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This blogg post is prompted by my OCGD peer Svend Rumbold of Rumbold Ayers and his blog posting about Bees.

I am often asked about  wildlife friendly, bee friendly, butterfly friendly plantings and  gardens and this week a customer (design) set me the task of designing a garden with space for a beehive and a chicken coop alongside an ornamental garden and some productive vegetable beds in 1/4 acre or so.

Allium, litterally buzzing with hungry bees

So we’ve all heard about the bee decline  and that no one really knows why, could be disease (Varroa destructor) could be stress (moving them about to pollinate all over the place), could be monoculture growing environments , could be pesticides and pollution. And we could all wring our hands, tear our hair and wail or we could do something to facilitate the local environment to support the ‘feral’ bees that are surviving and there are many bees still surviving. This is one time when the individual really can make a difference.

Did you know that in Britain there are around 10 million back gardens even taking into account the 2 million lost in the last decade or so to ‘garden grabber’ developers/home owners who sell off their outside space (previously denoted brown field sites) to cram in as many executive homes as they can get through planning, thankfully recent legislation has put a stop to this practice.

Colchicum with bee covered in pollen

So what do you grow, how do you attempt to make your patch a haven from February through to October and possibly even provide some winter shelter too!

Springy choices, Anemone (I know, not springy!), Chinodoxa forbesii, Narcissus Tete a Tete, Berginia Beethoven, Anthemis, Pulmonaria, Eranthis, Helleborus, Apple and Muscari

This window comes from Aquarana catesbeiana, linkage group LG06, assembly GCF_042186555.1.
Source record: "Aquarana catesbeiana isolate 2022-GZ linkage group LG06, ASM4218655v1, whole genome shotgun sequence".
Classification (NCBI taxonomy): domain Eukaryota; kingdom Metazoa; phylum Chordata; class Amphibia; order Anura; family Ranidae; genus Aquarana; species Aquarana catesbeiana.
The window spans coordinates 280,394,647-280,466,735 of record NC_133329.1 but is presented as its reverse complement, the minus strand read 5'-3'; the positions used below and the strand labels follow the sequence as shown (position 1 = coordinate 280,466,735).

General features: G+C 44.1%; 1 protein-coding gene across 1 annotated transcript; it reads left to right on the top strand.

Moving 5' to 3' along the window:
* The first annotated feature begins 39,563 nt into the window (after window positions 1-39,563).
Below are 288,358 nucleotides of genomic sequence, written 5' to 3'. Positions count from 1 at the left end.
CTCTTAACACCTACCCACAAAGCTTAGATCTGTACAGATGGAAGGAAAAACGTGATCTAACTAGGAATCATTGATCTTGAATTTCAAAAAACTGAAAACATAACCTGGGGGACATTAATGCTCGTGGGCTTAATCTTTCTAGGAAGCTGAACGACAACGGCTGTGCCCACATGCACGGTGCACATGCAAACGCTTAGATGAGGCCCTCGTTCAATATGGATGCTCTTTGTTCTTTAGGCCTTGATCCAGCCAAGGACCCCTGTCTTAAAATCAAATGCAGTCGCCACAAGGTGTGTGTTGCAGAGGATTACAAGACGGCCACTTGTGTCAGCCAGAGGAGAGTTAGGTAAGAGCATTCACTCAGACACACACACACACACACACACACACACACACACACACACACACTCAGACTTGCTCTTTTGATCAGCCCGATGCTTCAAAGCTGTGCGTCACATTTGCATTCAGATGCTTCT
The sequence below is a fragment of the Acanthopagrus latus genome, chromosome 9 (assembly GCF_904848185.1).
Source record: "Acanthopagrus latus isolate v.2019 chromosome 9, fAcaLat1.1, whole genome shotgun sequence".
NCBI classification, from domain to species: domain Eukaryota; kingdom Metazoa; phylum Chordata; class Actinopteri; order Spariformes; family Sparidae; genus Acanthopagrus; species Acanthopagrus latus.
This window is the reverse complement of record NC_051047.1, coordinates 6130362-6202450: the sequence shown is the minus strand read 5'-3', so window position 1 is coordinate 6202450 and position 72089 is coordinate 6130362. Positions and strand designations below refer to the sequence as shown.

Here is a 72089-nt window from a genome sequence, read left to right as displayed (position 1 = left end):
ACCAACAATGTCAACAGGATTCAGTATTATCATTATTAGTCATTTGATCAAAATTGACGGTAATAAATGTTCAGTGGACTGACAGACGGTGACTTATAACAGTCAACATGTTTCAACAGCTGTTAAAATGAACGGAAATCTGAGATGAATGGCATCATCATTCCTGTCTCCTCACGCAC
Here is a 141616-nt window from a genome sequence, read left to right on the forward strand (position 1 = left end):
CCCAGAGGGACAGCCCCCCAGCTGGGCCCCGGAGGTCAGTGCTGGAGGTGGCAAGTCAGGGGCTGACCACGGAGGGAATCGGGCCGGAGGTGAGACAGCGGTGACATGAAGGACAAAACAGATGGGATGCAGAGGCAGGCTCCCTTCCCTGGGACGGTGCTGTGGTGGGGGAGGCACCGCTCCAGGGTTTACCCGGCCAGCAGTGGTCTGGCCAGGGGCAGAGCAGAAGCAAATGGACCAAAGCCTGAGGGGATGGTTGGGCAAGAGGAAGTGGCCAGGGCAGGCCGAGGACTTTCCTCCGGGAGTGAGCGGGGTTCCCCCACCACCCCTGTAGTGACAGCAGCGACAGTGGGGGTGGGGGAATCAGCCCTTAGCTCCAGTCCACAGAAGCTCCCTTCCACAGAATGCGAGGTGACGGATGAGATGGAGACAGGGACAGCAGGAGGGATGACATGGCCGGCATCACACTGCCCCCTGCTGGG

Bees see blue and yellow best, they see the red spectrum less easily. So yes Blue/Purple spectrum and Yellow flowers are bee friendly. Think Lavender, Aster ‘Little Carlo’, Eranthis hyemalis, Daffodils and so on

Moth friendly things are those that either flower or give off their scent late in the day or at night and are pale/white…this is because if they’re white, they ‘glow’ in the dark making them easier for moths to find! So night scented stocks (Matthiola cornis)  and Nicotiana both fulfil that one

Summery option: Sambucus nigra, Astrantia, Phlomis russelliana, Cenolophium denudatum, Rose, Geranium Rozanne, Allium, Agastache, Achillea

Single flowers not because doubles don’t have the goods (nectar) but it’s much harder work for the bee to get to it, all those petals to fight your way through and so it’s a waste of precious energy extracting the nectar. Think Geranium, Foxglove (Digitalis),

Rosa filipes Kiftesgate

Potentilla, Rosa Filipes Kiftsgate (lots of single flowers all really close together).

And lots of flowers close together so they don’t have to go far to stock up think of it as a Honey Bee supermarket.

Autumnal options: Helenium, Amaranthus, Nepeta, Grasses, Rudbeckia, Liriope muscari, Cleome and Aconite

And a variety of varieties, like us they need more than one source of food things that supply different nutrients throughout the year. I recall having an ‘aha, of course!’ moment when reading about this at The Melissa Garden website.

Of course trees play a huge part early in the season, pussy willow and fruit trees burgeoning with flowers and catkins, tempting the bees to visit their pollen and nectar reserves.

Overwintering options are often put down to ‘insect hotels’ and the like but lately bee keeper think that our wild life isn’s so enamoured of the ‘luxury’ locations prefering dead wood, well established shrubbery and quiet out of the way spots to nest.

One last thing to offer is water a shallow, still, clean water source never goes amiss!

What will you be feeding your wildlife this year?

Cutter bee inspecting the ‘hotel’

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